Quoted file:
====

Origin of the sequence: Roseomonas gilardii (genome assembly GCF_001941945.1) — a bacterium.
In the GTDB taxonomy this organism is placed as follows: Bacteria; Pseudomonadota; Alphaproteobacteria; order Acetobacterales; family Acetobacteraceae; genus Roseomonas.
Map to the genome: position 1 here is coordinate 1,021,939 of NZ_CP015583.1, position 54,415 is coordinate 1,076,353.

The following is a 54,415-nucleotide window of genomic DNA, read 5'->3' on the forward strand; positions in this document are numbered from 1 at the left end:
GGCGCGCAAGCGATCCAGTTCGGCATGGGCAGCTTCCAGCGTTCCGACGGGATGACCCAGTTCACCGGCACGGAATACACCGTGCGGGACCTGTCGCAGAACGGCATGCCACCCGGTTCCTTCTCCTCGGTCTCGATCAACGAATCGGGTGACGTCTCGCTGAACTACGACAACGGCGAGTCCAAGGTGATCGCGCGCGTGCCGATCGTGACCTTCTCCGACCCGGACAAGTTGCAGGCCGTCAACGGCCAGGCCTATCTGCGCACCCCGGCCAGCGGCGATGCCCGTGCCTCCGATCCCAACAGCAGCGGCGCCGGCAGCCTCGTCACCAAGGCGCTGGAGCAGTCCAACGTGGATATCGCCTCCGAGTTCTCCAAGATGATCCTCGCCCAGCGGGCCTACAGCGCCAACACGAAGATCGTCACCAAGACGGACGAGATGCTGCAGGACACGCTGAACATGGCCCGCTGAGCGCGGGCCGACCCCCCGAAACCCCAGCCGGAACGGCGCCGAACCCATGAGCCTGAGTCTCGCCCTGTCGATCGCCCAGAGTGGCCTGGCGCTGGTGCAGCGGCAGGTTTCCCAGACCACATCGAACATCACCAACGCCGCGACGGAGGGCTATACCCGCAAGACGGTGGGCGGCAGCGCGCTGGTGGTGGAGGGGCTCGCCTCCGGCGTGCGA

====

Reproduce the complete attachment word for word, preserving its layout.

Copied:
Origin of the sequence: Roseomonas gilardii (genome assembly GCF_001941945.1) — a bacterium.
In the GTDB taxonomy this organism is placed as follows: Bacteria; Pseudomonadota; Alphaproteobacteria; order Acetobacterales; family Acetobacteraceae; genus Roseomonas.
Map to the genome: position 1 here is coordinate 1,021,939 of NZ_CP015583.1, position 54,415 is coordinate 1,076,353.

The following is a 54,415-nucleotide window of genomic DNA, read 5'->3' on the forward strand; positions in this document are numbered from 1 at the left end:
GGCGCGCAAGCGATCCAGTTCGGCATGGGCAGCTTCCAGCGTTCCGACGGGATGACCCAGTTCACCGGCACGGAATACACCGTGCGGGACCTGTCGCAGAACGGCATGCCACCCGGTTCCTTCTCCTCGGTCTCGATCAACGAATCGGGTGACGTCTCGCTGAACTACGACAACGGCGAGTCCAAGGTGATCGCGCGCGTGCCGATCGTGACCTTCTCCGACCCGGACAAGTTGCAGGCCGTCAACGGCCAGGCCTATCTGCGCACCCCGGCCAGCGGCGATGCCCGTGCCTCCGATCCCAACAGCAGCGGCGCCGGCAGCCTCGTCACCAAGGCGCTGGAGCAGTCCAACGTGGATATCGCCTCCGAGTTCTCCAAGATGATCCTCGCCCAGCGGGCCTACAGCGCCAACACGAAGATCGTCACCAAGACGGACGAGATGCTGCAGGACACGCTGAACATGGCCCGCTGAGCGCGGGCCGACCCCCCGAAACCCCAGCCGGAACGGCGCCGAACCCATGAGCCTGAGTCTCGCCCTGTCGATCGCCCAGAGTGGCCTGGCGCTGGTGCAGCGGCAGGTTTCCCAGACCACATCGAACATCACCAACGCCGCGACGGAGGGCTATACCCGCAAGACGGTGGGCGGCAGCGCGCTGGTGGTGGAGGGGCTCGCCTCCGGCGTGCGA